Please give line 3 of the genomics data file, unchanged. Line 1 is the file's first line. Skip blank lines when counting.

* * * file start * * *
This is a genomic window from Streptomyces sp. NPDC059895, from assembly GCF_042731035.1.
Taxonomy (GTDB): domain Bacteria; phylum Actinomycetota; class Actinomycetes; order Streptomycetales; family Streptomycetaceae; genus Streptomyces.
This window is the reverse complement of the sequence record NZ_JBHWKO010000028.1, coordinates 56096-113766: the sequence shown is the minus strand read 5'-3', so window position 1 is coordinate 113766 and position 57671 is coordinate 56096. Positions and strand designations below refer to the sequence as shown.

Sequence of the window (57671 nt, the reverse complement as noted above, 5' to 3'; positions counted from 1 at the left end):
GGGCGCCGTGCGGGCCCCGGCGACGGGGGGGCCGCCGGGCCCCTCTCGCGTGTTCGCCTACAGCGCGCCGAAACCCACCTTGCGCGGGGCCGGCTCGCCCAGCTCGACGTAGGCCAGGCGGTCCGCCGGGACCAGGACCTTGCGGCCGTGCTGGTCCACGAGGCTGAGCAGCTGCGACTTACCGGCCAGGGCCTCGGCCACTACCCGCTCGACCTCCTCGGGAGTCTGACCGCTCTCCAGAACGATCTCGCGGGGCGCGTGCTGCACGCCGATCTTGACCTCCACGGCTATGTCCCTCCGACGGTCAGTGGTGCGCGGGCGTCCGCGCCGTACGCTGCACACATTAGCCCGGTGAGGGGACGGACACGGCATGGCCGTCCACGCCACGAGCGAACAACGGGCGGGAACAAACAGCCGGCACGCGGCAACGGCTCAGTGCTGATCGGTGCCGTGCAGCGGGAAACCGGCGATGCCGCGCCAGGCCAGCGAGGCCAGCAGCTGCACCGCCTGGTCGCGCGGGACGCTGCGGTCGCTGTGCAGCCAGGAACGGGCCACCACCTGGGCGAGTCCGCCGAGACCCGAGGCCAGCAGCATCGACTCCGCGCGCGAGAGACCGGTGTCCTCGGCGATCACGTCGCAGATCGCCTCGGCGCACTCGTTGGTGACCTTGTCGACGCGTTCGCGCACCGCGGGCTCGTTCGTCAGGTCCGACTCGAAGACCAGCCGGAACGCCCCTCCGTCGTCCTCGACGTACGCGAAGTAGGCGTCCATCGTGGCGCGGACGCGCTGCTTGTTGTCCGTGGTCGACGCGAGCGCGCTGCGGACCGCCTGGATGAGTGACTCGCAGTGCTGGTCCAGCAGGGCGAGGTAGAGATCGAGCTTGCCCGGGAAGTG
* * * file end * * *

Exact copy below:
This window is the reverse complement of the sequence record NZ_JBHWKO010000028.1, coordinates 56096-113766: the sequence shown is the minus strand read 5'-3', so window position 1 is coordinate 113766 and position 57671 is coordinate 56096. Positions and strand designations below refer to the sequence as shown.